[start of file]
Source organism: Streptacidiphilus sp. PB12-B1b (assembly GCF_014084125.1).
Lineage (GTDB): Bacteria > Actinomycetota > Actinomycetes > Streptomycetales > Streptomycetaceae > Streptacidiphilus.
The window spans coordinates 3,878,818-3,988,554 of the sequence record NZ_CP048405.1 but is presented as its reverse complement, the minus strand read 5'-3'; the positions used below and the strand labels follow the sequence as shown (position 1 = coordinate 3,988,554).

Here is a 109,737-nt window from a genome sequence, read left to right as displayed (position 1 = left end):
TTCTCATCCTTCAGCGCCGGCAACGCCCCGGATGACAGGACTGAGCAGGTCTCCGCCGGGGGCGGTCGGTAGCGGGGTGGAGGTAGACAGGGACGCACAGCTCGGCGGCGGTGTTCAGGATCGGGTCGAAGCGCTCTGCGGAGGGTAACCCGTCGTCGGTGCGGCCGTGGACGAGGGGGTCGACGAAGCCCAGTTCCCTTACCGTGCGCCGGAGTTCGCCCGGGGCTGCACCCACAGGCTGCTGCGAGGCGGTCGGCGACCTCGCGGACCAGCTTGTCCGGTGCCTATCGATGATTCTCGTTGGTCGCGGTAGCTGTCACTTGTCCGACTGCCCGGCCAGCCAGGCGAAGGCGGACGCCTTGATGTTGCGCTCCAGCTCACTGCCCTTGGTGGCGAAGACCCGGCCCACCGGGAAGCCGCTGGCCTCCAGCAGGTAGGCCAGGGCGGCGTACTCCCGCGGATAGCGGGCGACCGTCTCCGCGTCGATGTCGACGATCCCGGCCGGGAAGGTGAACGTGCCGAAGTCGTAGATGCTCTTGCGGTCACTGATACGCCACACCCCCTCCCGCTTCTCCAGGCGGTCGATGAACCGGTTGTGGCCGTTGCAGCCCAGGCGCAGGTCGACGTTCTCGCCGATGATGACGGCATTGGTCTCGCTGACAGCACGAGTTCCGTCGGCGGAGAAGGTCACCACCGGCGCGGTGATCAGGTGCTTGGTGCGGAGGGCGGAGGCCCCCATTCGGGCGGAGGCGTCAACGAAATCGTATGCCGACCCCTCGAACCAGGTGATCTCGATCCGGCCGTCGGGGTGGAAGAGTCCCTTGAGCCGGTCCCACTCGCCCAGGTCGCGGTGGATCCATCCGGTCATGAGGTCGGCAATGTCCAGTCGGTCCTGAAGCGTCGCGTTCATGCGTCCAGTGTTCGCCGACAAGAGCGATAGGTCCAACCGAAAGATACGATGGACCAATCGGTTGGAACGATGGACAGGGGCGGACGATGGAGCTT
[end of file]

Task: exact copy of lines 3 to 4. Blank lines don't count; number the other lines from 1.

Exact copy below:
The window spans coordinates 3,878,818-3,988,554 of the sequence record NZ_CP048405.1 but is presented as its reverse complement, the minus strand read 5'-3'; the positions used below and the strand labels follow the sequence as shown (position 1 = coordinate 3,988,554).

Here is a 109,737-nt window from a genome sequence, read left to right as displayed (position 1 = left end):